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  • Bruce Rule

When Public Speaking Ask Yourself What’s in It for Them?

"Rule Communications" "Bruce Rule"
Always ask, "What's In It For Them?"

Preparation is key to effective public speaking, and you need to spend a good deal of time thinking about your presentation before you begin actually putting it together. As I explained in previous posts, you first must find out as much as you can about your audience (see here and here) and then you must decide what your main point is going to be (see here).


Then you must tailor your presentation to answer this question about your audience: What’s in it for them? (You will sometimes see the acronym WIIFM, for What’s IN It For Me? It’s the same idea.)


Listeners in your audience will want to know why they should be investing their time listening to you, and you better make it worth their while. If audience members don’t understand why they should care about what you say you will have a hard time keeping their attention. Worse, they may tune out so much that they miss the point you want to make.  


Your goal when presenting is to marry the main point you want to make to what is in it for your audience.


Let’s look at an example. You are going to pitch a new project proposal to senior management. The main point of the presentation is to get approval to proceed.


You really want this project to go forward because it will do wonders for your career in terms of exposure, responsibility and, likely, compensation. Should you focus on those things? No. You probably shouldn’t even mention the benefits the project would have for you. Your audience is not going to care about any of that.


The thrust of your presentation needs to be the reasons why approval would be good for senior management. Would the project be a new source of revenue? How much is it likely to generate? Would it cut costs? By how much? Would it bring prestige or increased exposure to the company (and therefore, to senior management)?


Those are the questions you consider answering in your presentation.


Broad Self-Interest

Keep in mind that your appeal may be to a broader self-interest rather than a specific one for each audience member. Say, for instance, your presentation is about the diversity initiatives in your workplace. A listener who identifies has a minority would have a direct self-interest in learning about that. But what if your audience was made up of mostly white male executives?  In that situation, you might appeal to a broader self-interest. For instance, you might want to emphasize that companies with diversity initiatives are seen as positive role models by the public, appealing to the male executives pride and ego.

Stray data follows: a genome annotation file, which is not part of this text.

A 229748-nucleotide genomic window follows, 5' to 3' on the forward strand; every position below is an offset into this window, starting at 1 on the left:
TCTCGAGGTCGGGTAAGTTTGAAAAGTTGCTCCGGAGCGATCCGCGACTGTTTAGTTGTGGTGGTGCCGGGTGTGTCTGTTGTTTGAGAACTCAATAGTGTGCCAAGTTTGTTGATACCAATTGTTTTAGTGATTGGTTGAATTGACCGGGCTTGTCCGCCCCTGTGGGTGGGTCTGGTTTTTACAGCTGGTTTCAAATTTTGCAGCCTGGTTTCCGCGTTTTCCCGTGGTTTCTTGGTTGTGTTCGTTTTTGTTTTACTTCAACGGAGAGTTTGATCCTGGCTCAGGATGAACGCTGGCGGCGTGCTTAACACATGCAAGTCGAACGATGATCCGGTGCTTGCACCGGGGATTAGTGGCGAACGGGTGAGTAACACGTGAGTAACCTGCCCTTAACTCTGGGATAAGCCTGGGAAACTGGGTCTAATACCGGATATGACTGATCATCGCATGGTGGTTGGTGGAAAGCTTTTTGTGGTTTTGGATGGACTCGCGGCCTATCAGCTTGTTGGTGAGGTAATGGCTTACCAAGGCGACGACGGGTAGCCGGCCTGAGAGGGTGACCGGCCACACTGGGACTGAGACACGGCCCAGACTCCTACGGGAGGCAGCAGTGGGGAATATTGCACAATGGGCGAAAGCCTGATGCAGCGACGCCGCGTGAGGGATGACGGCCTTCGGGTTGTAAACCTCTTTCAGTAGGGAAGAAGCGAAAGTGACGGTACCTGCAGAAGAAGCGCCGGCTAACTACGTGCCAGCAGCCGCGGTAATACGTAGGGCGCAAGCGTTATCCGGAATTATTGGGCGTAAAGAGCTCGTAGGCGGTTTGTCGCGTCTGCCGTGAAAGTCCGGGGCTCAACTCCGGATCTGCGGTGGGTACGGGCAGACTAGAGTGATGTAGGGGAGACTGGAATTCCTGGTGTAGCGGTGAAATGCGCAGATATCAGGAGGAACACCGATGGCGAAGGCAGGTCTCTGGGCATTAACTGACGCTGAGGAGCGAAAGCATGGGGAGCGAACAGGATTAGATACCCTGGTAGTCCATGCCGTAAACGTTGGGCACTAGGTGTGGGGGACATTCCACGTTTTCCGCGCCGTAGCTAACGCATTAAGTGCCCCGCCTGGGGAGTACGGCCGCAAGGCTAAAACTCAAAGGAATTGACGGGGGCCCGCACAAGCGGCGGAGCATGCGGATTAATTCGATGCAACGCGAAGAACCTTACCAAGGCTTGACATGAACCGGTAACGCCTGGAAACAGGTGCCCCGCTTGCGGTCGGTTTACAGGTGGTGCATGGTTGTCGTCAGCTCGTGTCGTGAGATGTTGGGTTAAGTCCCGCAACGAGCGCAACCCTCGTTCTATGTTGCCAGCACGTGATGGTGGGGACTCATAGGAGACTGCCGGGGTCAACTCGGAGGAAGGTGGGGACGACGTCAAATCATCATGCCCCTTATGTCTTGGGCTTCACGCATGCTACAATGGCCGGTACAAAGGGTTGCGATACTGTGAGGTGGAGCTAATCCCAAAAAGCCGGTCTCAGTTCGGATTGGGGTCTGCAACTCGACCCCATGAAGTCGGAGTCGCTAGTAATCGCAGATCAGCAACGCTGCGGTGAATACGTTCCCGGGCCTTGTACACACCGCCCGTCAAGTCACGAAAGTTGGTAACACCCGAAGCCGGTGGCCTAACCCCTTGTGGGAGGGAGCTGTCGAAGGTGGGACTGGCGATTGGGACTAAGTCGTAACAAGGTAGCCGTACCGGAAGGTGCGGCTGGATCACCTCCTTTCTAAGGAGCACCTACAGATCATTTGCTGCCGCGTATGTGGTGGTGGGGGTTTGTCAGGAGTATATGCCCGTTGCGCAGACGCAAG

Sometimes, the answer to “What’s in It for Them?” is more general or informative. Say you have been tasked to explain new compliance policies to every department in the company. Your main point is that these policies must be followed. For those departments that are affected by the policies, you would focus on how it would be beneficial for them to follow the policies (and detrimental to them if they don’t). But what about departments where the policies won’t have an impact? What’s in it for them? You could use the presentation to reassure them that the company is keeping up with all compliance demands so that it will remain in good standing (i.e., “your jobs will be safe.”) The details of the policies may not stick with your audiences in those departments, but they will leave knowing there are policies and that the company is on top of its compliance obligations.   


Icebreaker Question


Depending on the topic, you can even use the “What’s In It for Me?” question to start your presentation.  Like so:

·      “You may be asking yourself, what does this project mean for my job?”

·      “You may ask, why should I care about topic X?”

·      “You may be asking, how do the changes in the company affect me?”


Let’s wrap this topic up with a personal example. A while back I used to run two different public-speaking workshops at a company. One was a daylong workshop and the other was two days. Workers would regularly ask me which workshop they should take. Of course, I wanted everyone to take the two-day workshop (Double the money! Less setup time!). So my main point was to persuade them to sign up for the two-day workshop, but my pitch never included the benefits the longer workshop had for me.


I focused on the benefits that the two-day workshop offered to the worker. With the two-day workshop, the participant would get up and speak before the class twice as many times, and the more practice they got the more feedback I could give them. Also with the two-day workshop, their presentations were videotaped so we could watch them together and I could point out specifics. And they got to keep a copy of their presentations to take home to study later.


Not a word about how the two-day workshop benefited me. It was all about “What’s in It for Them?”




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